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9 travelers at this place

  • Day25

    Touristen im Überfluss in Kirgisistan

    August 20, 2019 in Kyrgyzstan ⋅ ⛅ 17 °C

    In der Nacht träumte Anni von Korruption und wachte früh dementsprechend gerädert auf. Die erste Begegnung damit scheint Eindruck hinterlassen zu haben.

    Leider mussten wir einen schönen Konorchel Canyon aufgrund der mangelnden Zeit auslassen und sind nicht nochmal zurück zu unserem Bestechungsort.
    Also fuhren wir direkt zum Songköl, einem See auf 3200m Höhe. Es gab viele alte Häuser auf dem Weg dahin. Wir wussten nicht, ob darin nun jemand lebt oder nicht. 🏚️

    Um unsere Vorräte für die nächsten 2 Tage aufzustocken, hielten wir in einem relativ großen Ort auf dem Weg zum See. Unter dem regen Markttreiben waren viele Touristen. Nach dieser langen Zeit ohne Touristen war das für uns völlig ungewohnt. Generell treffen wir in Kirgisistan nun viele Urlauber.

    Eigentlich kennt den Songköl See jeder, doch die Straßen, die dahin führen, sprechen nicht für ein touristisches Ziel. Die bisherigen Asphaltstraßen wechselten auf Schotterstraßen mit welliger Fahrbahn. Das war das Schlimmste was wir bisher erlebt haben. Es fühlt sich so an, als würde man mit einer Rüttelplatte fahren.

    Wir hörten seit gestern ein Klappern, was sich auf der jetzigen Straße schrecklich anhörte. Mehrmals hielten wir an um den Fehler zu suchen. Erst beim dritten Mal bemerkten wir, dass die Mechaniker eine Unterlegscheibe vom alten Stoßdämpfer vergessen haben. Wir entfernten sie und alles war wieder in Ordnung.
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  • Day105

    traditional music performance at Kochgor

    August 26, 2018 in Kyrgyzstan

    In unserem Gästehaus in Kochgor haben wir abends eine „traditional music performance“ erlebt, die wegen ihrer Qualität einen eigenen Footprint verdient.

    Kyrgyz music is nomadic and rural, and is closely related to Turkmen and Kazakh folk forms. Kyrgyz folk music is characterized by the use of long, sustained pitches, with Russian elements also prominent. Travelling musicians and shamans called manaschi are popular for their singing and komuz-playing. Their music is typically heroic epics, such as the most famous story, the Manas epic (20 times longer than Homer's Odyssey), which is the patriotic tale of a warrior named Manas, and his descendants, who fight with the Chinese. There are modern reciters of the Manas who are very popular, such as Rysbek Jumabaev and Sayaqbay Karalaev. Aside from the komuz, Kyrgyz folk instruments include the kyl kiak (qyl-qyiyak), a two-stringed upright bow instrument (cf. fiddle), sybyzgy, a side-blown flute, chopo-choor and the temir ooz komuz(mouth komuz), also known as jaw harp in some countries. The komuz is the national instrument of Kyrgyzstan. It is a plucked string instrument. The kyl kiak, however, is also an important symbol of Kyrgyz identity. It is a string instrument, related to the Mongolian morin khuur, and is associated with horses and the vital role they play in Kyrgyz culture. A widespread variety of instrumental music called kui (or küü) tells narratives that revolve around a musical journey. The narrative, which is entirely expressed without words, is sometimes punctuated with exaggerated gestures to mark important parts of the story.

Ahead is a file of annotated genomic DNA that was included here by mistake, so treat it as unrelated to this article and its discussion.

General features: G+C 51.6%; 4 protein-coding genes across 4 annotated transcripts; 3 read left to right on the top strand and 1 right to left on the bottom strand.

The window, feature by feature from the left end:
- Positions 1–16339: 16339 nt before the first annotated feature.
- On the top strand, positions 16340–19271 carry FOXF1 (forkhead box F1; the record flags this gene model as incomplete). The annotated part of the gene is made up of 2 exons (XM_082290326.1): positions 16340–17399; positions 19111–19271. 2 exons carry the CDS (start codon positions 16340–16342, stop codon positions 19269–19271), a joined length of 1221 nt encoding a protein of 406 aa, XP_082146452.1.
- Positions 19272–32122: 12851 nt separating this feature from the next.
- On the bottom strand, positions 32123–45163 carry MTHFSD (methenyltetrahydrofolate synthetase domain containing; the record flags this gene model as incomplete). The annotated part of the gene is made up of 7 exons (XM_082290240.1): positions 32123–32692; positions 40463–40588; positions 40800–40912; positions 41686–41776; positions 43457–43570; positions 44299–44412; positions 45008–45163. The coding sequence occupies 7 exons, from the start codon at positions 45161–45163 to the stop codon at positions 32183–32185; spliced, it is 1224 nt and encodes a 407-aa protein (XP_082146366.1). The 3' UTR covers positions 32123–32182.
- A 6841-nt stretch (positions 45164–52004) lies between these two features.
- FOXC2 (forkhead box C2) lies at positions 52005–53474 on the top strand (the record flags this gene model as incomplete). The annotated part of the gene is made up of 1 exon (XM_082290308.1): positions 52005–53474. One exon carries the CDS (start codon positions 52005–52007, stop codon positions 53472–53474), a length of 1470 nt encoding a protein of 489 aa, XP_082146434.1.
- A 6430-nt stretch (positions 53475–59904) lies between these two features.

Editiert am 05.01.2019
    Text von Wolfgang
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  • Day12

    Kochkor--felt making at Altyn-Kol

    July 8, 2019 in Kyrgyzstan ⋅ ☀️ 19 °C

    The traditional process for rug making. Cleaning the wool. Cutting the wool. Making a design. Setting the design with hot water and pressing by foot. Then elbow pressing. Finally, the "rug" with the design. For a larger rug, the process can take days or even weeks for one large rug. The final product is beautiful.Read more

  • Day6


    July 7, 2017 in Kyrgyzstan ⋅ ⛅ 17 °C

    we wake to a cool breeze and birds chirping in our delightful guest house.  We are ringed by mountains and surrounded by flowers.  We sit for a communal table filled with fresh berries, baked goods and are served porrige, a fried egg, blinis and a fried cheese curd.  Delicious.  We set out for quick photo shoots at the wooden Russian Orthodox Church and Himalayan Temple like mosque, then it's off to the Nikolai Przthevalsky museum honoring a great Russian explorer.  The grounds are beautiful and we visit a statue honoring him as well as his grave site before climbing through a hole in the fence for a sweeping panoramic view of the surrounding countryside with the lake in the distance.  We step inside the museum and it's like a Russian Explorer's club, circa 1860. Blue silk walls, photos ring the room that contains a giant globe and one wall has map showing the routes of his expeditions.  A guide gives us a very detailed overview of his life.  We then begin the drive to kochkar via the lake that caused the border delay yesterday. A few hours into the ride. We stop and head to a rocky beach.  I dip my toes while others opt to swim.  Eat a picnic lunch which is fine except for the ants.  Head back in the van and stop to see a yurt making display.  We are taken through all the steps. From carving the wood, to shaping the posts. We give some assistance attaching the beams, then watch as the outside layers are added.  Our yurt builders are champions at the nomadic life world games.  We finish up and head to our homestay, passing a group of camels running by us.  We arrive at the delightful homestayRead more

You might also know this place by the following names:

Kochkor, Кочкор